“All roads lead to Chuck Berry.”
For Kenny Pirog, the 30-year-old D.C. musician whose band Wanted Man incorporates blues, surf rock and rockabilly into its contemporary sound, it’s as simple as that.
“In a word, I would say it’s the ‘feeling,’” said Pirog. “Because everything about the records that he made—whether it’s in his voice, the guitar playing, the lyrics—had so much—very powerful—feeling.”
Recapturing that feeling is a task that falls to Pirog and an all-star band of young local musicians who are staging a tribute to the late, great Berry (who died in April) at AMP by Strathmore.
“It’s a tribute to the music,” he said. “We won’t be playing each song note for note. Every musician in the band has their own character and style, so naturally we’ll be bringing that to the table.”
As lead singer for the show, Pirog is particularly conscious of the shoes he must fill. “I’m sort of channeling some of the energy,” he said. “I let it affect the way I’m delivering the vocals and moving onstage.
“I can do my best, but no one can ‘recreate’ Chuck. We’re paying homage to the musical language that he created, the music that means so much to us.”
It’s a language Pirog has understood since he was a child growing up in Vienna, Virginia. “Performing in a rock and roll band was just always something I wanted to do,” he recalled. “I set my mind to it and found people I could play with.”
Like his brother, Anthony Pirog, who influenced his younger sibling’s tastes growing up and joins the tribute to Berry as lead guitarist, with Mark G. Meadows on piano, Larry Ferguson on drums, John Previti on bass and Elijah Jamal Balbed on saxophone. It’s a top-notch band, Pirog pointed out, as befits the musical pioneer who paved the way for rock musicians from the Beatles to the Stones to Bruce Springsteen and beyond, forever reshaping the path of pop music.
“Chuck Berry’s listed as an influence on virtually everybody,” said Pirog. “I heard him a bunch growing up—more in passing—but when I was about 13 or 14. I got a copy of ‘The Great 28’ and the first 10 seconds of the first song, ‘Maybellene’ I was hooked.”
Even then, Pirog felt the energy that was uniquely Chuck Berry: “I could drop the needle on any given point of a Chuck Berry record and find that something really exciting was happening.”
The excitement began in 1955, when a young musician named Charles Edward Anderson Berry first recorded “Maybellene”—followed by “Roll Over Beethoven” in 1956, “Rock and Roll Music” in 1957 and “Johnny B. Goode” in 1958. Berry, a music-obsessed middle-class kid from St. Louis, had grown up to be one of the most influential artists in the nascent American genre of rock and roll. He survived a stint in a reformatory as a teenager—there was always a whiff of scandal to the Berry legend, even at the height of his stardom—and rose out of his potentially ordinary life in an automobile assembly plant by sheer force of will and talent (and some help from Muddy Waters). As a guitarist, singer and songwriter, Berry blended classic rhythm and blues with the emerging pop elements of the 1950s, hitting a sweet spot that brought together teen angst and post-war consumerism and sent it straight up the charts.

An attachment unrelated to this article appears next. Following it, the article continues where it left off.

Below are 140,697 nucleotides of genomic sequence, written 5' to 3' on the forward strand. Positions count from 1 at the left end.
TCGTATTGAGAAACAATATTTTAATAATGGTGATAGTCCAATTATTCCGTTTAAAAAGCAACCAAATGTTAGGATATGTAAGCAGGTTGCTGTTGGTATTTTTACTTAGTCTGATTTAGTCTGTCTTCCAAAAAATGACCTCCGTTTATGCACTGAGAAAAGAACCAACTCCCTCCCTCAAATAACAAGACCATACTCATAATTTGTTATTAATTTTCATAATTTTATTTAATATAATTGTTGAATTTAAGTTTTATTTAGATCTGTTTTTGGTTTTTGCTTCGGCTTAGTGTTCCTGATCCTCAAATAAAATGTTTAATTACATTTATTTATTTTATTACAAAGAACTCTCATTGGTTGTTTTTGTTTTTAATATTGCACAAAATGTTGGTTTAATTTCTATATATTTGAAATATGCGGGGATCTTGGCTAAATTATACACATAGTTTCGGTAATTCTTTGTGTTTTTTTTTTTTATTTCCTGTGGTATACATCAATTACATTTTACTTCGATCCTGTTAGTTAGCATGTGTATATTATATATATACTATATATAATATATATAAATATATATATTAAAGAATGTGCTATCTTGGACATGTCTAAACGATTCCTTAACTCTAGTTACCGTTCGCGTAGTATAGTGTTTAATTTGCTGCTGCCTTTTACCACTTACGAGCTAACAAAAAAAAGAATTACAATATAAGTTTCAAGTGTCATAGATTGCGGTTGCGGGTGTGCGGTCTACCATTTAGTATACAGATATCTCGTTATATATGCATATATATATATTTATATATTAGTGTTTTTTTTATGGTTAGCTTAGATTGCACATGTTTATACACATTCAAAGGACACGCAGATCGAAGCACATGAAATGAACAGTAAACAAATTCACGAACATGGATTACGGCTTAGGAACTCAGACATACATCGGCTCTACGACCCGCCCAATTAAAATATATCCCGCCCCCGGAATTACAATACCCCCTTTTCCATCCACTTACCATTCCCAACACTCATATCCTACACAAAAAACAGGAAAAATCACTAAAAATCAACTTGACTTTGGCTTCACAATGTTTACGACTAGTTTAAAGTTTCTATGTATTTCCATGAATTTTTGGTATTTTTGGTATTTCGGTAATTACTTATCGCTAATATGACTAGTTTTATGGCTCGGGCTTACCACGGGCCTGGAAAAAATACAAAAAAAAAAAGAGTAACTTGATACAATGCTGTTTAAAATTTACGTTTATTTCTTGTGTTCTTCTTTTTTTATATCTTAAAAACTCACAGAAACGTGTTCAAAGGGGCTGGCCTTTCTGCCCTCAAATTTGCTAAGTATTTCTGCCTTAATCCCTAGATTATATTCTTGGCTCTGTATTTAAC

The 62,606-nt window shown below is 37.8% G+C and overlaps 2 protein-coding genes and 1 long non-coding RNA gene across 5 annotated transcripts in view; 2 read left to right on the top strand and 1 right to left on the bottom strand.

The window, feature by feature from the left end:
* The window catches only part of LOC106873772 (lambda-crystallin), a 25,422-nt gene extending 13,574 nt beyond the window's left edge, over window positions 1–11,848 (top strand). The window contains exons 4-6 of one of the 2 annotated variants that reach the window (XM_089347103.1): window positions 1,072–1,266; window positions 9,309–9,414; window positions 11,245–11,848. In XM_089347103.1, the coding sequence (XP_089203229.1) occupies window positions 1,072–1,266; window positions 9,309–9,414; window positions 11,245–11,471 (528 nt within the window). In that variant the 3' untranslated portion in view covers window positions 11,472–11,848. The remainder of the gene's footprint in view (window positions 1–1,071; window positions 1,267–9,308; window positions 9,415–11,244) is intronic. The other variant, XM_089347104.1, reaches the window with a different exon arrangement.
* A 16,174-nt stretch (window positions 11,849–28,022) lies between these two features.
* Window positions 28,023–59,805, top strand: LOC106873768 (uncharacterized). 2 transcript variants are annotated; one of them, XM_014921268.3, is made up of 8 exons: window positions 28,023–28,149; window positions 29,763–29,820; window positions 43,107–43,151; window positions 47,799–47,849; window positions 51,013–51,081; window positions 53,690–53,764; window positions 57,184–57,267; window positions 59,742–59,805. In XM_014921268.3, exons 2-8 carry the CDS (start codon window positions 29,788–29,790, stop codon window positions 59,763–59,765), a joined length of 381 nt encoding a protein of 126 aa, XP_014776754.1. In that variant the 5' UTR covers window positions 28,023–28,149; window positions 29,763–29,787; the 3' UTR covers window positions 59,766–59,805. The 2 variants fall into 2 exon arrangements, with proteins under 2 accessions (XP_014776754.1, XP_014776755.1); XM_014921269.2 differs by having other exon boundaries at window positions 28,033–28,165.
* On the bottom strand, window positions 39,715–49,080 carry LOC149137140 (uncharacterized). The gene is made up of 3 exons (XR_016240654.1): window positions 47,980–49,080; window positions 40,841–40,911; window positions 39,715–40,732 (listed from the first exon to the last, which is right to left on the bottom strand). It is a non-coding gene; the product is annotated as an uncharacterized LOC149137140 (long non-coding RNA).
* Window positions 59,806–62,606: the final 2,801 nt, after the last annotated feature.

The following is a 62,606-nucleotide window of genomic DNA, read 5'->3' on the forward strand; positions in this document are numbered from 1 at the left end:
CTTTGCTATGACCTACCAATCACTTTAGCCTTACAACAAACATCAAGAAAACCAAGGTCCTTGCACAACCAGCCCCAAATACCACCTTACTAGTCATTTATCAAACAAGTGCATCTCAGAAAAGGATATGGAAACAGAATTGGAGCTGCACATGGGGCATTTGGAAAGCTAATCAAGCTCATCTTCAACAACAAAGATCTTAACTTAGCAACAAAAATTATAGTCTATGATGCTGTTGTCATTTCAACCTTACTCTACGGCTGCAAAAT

“Chuck Berry’s originality and influence cannot be matched,” said Mark G. Meadows. “He could write, unite and perform like no other.”
And Meadows can identify. The actor (known for his star turn in “Jelly’s Last Jam” at Signature Theatre), composer, professor, and jazz musician was born in D.C. and raised between the District and Richardson, Texas, attending Booker T. Washington High School for the Performing and Visual Arts in Dallas before earning two bachelor’s degrees (in psychology and jazz piano) from Johns Hopkins University. He was a member of the Strathmore Artist in Residence (AIR) program’s Class of 2015—jazz saxophonist Balbed was AIR Class of 2014—and sees what he does as a reflection of the musical unity Berry introduced so many decades ago.
“I do a good job of connecting people, relating well to white and black culture, and seeing the similarities and the differences,” said Meadows, 28, who started off as a classical pianist and later turned to jazz—appropriately enough, as his dad is jazz and gospel musician Gabe Meadows. “That’s part of who I am as an artist.”
Just as it was part of Berry, who was called “the father of rock and roll” by Rolling Stone magazine, was loved and lauded by John Lennon and Leonard Cohen in their day, and was called out by National Museum of African American History and Culture curator Kevin Strait as “one of the primary sonic architects of rock and roll.”
Meadows agrees: Berry was the bomb. And he promised that on Friday night at AMP “we’re going to tribute him with a show that you won’t forget.”
“Hail Hail Rock ’n’ Roll” A Live Tribute to Chuck Berry takes will start at 8 p.m. Friday July 28, at AMP by Strathmore, 11810 Grand Park Ave., North Bethesda. Tickets range from $20 to $28. Call 301-581-5100 or visit www.ampbystrathmore.com. View this event on CultureSpotMC here.